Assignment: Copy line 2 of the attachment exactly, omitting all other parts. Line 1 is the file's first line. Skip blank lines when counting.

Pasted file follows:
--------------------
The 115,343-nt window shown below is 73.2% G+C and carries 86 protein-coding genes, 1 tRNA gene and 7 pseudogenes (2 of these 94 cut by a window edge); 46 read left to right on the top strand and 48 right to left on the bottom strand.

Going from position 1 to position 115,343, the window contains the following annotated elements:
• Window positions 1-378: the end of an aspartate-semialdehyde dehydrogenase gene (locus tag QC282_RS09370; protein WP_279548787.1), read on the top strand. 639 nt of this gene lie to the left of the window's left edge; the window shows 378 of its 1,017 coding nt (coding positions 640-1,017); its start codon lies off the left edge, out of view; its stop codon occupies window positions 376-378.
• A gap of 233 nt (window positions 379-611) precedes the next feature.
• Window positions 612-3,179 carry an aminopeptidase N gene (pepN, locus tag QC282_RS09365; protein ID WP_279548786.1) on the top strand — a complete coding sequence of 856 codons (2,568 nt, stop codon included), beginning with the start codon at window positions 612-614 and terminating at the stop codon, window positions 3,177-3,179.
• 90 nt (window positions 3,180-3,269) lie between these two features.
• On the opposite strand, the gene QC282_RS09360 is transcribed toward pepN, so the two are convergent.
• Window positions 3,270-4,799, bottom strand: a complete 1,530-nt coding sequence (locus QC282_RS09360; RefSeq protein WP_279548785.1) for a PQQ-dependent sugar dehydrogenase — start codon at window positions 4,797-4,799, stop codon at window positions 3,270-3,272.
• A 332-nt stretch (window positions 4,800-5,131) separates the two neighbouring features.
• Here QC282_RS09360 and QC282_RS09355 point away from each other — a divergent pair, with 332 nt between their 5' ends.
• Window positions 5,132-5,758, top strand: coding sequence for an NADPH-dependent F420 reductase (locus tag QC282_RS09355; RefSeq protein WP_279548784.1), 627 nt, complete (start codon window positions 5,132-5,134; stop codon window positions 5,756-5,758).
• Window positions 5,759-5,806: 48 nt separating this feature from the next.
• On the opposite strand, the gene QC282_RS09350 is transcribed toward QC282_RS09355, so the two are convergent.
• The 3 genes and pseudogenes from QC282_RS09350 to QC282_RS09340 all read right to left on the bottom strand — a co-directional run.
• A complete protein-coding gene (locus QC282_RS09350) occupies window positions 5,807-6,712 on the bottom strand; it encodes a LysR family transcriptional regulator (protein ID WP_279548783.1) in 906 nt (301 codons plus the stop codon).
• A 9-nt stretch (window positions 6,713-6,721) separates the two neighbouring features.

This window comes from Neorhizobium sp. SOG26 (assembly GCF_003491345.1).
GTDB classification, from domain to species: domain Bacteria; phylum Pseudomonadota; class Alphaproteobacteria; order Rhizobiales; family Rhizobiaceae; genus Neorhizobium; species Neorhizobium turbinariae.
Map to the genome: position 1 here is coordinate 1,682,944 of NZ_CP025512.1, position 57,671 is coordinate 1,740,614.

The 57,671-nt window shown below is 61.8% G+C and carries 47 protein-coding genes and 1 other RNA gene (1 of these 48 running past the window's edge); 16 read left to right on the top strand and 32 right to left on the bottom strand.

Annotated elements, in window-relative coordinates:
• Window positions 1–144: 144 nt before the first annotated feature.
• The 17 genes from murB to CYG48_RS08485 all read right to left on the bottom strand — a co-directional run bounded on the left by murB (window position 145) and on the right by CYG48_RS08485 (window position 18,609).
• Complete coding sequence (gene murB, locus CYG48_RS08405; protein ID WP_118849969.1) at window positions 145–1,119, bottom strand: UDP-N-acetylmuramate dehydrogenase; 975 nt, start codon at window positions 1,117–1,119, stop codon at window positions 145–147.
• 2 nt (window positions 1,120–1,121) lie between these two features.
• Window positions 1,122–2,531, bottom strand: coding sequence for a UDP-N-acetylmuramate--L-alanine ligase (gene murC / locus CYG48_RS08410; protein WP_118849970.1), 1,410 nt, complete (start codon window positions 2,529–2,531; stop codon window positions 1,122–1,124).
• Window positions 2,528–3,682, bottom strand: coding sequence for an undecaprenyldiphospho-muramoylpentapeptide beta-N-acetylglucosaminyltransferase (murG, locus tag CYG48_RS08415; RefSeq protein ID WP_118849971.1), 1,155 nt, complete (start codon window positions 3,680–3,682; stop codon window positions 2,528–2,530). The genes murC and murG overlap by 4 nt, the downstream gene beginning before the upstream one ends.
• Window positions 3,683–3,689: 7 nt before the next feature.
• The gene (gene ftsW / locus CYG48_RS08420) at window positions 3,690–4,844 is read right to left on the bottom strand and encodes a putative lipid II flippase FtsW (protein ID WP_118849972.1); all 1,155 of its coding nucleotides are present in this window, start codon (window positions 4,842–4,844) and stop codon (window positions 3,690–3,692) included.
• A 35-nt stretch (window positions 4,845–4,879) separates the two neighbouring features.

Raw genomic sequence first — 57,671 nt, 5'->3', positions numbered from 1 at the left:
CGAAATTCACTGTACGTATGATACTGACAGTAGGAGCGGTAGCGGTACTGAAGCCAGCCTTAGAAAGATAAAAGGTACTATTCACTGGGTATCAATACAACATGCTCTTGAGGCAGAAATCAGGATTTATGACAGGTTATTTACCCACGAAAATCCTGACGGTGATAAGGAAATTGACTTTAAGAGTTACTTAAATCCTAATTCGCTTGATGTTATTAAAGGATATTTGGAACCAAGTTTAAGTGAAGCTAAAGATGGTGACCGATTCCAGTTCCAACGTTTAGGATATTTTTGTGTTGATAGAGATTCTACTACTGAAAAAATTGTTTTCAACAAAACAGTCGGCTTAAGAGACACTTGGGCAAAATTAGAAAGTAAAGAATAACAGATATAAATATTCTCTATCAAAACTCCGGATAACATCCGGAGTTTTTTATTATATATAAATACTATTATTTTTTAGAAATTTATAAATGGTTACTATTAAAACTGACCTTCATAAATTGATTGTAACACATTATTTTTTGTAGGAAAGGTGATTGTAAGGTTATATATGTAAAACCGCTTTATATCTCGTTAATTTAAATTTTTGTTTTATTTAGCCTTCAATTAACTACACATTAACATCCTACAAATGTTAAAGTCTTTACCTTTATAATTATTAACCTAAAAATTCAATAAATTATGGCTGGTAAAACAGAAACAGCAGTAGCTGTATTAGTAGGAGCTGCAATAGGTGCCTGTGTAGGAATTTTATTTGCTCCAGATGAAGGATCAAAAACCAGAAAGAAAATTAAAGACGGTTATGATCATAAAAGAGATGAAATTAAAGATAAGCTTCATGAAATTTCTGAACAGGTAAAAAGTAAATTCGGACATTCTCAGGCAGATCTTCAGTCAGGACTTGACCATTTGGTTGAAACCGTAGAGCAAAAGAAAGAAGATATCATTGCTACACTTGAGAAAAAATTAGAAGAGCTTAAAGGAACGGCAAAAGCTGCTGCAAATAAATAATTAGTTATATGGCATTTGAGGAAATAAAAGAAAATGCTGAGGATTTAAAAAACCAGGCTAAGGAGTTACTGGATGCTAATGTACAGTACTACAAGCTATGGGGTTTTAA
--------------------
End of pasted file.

Going from position 1 to position 115,343, the window contains the following annotated elements: